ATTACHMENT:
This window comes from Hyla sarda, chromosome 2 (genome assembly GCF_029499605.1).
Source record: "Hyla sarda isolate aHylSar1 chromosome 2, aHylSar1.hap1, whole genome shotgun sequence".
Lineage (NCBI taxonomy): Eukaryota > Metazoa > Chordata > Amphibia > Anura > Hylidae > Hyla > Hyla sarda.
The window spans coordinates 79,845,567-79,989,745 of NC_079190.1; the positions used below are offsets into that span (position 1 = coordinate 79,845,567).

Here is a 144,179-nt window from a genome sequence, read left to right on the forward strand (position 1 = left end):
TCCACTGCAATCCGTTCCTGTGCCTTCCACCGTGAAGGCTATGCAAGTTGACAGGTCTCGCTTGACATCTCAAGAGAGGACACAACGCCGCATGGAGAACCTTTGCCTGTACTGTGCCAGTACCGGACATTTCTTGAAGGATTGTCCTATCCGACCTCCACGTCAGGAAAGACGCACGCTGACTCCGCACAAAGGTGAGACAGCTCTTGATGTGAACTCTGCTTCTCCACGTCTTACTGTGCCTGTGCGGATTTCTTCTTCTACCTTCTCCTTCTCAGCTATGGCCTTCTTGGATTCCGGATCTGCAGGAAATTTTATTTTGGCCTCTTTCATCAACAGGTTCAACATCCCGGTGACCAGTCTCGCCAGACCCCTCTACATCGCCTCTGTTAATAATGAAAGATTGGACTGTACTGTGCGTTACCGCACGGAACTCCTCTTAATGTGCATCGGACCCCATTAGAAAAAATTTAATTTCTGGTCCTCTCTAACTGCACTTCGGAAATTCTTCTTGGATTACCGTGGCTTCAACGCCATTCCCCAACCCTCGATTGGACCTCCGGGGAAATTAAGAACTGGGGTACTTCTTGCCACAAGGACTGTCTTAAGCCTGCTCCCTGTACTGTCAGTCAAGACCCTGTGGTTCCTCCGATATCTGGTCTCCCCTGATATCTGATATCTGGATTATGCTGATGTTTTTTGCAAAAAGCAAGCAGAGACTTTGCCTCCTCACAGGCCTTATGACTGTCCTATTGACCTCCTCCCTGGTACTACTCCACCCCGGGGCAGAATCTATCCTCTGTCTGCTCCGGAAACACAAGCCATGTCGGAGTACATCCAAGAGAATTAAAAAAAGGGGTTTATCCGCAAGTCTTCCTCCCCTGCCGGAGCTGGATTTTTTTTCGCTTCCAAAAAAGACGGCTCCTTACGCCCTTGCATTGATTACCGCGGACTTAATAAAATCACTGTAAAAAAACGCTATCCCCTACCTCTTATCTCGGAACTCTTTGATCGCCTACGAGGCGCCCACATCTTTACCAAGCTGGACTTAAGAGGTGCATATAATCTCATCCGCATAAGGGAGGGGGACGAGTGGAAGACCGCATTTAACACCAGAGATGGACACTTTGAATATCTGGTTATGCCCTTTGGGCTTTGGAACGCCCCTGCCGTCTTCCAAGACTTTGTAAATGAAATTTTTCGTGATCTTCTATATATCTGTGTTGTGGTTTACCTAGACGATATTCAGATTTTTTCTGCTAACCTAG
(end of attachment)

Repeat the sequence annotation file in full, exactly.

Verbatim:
This window comes from Hyla sarda, chromosome 2 (genome assembly GCF_029499605.1).
Source record: "Hyla sarda isolate aHylSar1 chromosome 2, aHylSar1.hap1, whole genome shotgun sequence".
Lineage (NCBI taxonomy): Eukaryota > Metazoa > Chordata > Amphibia > Anura > Hylidae > Hyla > Hyla sarda.
The window spans coordinates 79,845,567-79,989,745 of NC_079190.1; the positions used below are offsets into that span (position 1 = coordinate 79,845,567).

Here is a 144,179-nt window from a genome sequence, read left to right on the forward strand (position 1 = left end):
TCCACTGCAATCCGTTCCTGTGCCTTCCACCGTGAAGGCTATGCAAGTTGACAGGTCTCGCTTGACATCTCAAGAGAGGACACAACGCCGCATGGAGAACCTTTGCCTGTACTGTGCCAGTACCGGACATTTCTTGAAGGATTGTCCTATCCGACCTCCACGTCAGGAAAGACGCACGCTGACTCCGCACAAAGGTGAGACAGCTCTTGATGTGAACTCTGCTTCTCCACGTCTTACTGTGCCTGTGCGGATTTCTTCTTCTACCTTCTCCTTCTCAGCTATGGCCTTCTTGGATTCCGGATCTGCAGGAAATTTTATTTTGGCCTCTTTCATCAACAGGTTCAACATCCCGGTGACCAGTCTCGCCAGACCCCTCTACATCGCCTCTGTTAATAATGAAAGATTGGACTGTACTGTGCGTTACCGCACGGAACTCCTCTTAATGTGCATCGGACCCCATTAGAAAAAATTTAATTTCTGGTCCTCTCTAACTGCACTTCGGAAATTCTTCTTGGATTACCGTGGCTTCAACGCCATTCCCCAACCCTCGATTGGACCTCCGGGGAAATTAAGAACTGGGGTACTTCTTGCCACAAGGACTGTCTTAAGCCTGCTCCCTGTACTGTCAGTCAAGACCCTGTGGTTCCTCCGATATCTGGTCTCCCCTGATATCTGATATCTGGATTATGCTGATGTTTTTTGCAAAAAGCAAGCAGAGACTTTGCCTCCTCACAGGCCTTATGACTGTCCTATTGACCTCCTCCCTGGTACTACTCCACCCCGGGGCAGAATCTATCCTCTGTCTGCTCCGGAAACACAAGCCATGTCGGAGTACATCCAAGAGAATTAAAAAAAGGGGTTTATCCGCAAGTCTTCCTCCCCTGCCGGAGCTGGATTTTTTTTCGCTTCCAAAAAAGACGGCTCCTTACGCCCTTGCATTGATTACCGCGGACTTAATAAAATCACTGTAAAAAAACGCTATCCCCTACCTCTTATCTCGGAACTCTTTGATCGCCTACGAGGCGCCCACATCTTTACCAAGCTGGACTTAAGAGGTGCATATAATCTCATCCGCATAAGGGAGGGGGACGAGTGGAAGACCGCATTTAACACCAGAGATGGACACTTTGAATATCTGGTTATGCCCTTTGGGCTTTGGAACGCCCCTGCCGTCTTCCAAGACTTTGTAAATGAAATTTTTCGTGATCTTCTATATATCTGTGTTGTGGTTTACCTAGACGATATTCAGATTTTTTCTGCTAACCTAG